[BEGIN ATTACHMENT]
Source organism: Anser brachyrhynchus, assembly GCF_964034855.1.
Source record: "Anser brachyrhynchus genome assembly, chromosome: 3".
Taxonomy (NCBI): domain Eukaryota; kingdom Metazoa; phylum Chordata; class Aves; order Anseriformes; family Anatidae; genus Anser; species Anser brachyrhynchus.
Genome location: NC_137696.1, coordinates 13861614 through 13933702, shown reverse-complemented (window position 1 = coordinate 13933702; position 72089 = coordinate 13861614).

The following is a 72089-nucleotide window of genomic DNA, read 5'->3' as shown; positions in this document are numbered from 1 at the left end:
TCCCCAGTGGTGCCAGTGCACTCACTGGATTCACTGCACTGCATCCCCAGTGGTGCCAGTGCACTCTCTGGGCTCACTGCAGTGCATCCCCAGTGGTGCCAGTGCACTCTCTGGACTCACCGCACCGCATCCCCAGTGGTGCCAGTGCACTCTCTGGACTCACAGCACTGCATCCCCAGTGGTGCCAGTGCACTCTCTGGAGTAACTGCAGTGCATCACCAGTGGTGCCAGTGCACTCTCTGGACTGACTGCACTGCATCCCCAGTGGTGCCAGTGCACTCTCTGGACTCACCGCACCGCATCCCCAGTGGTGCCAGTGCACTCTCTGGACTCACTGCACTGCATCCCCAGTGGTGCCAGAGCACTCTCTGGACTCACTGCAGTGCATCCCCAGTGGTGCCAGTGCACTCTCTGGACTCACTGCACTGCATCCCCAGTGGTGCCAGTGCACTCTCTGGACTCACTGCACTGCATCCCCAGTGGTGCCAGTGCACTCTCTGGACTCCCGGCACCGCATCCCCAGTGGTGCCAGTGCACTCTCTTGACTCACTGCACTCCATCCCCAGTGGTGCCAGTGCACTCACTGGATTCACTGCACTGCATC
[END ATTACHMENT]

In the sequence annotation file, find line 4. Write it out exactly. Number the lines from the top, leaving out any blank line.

Genome location: NC_137696.1, coordinates 13861614 through 13933702, shown reverse-complemented (window position 1 = coordinate 13933702; position 72089 = coordinate 13861614).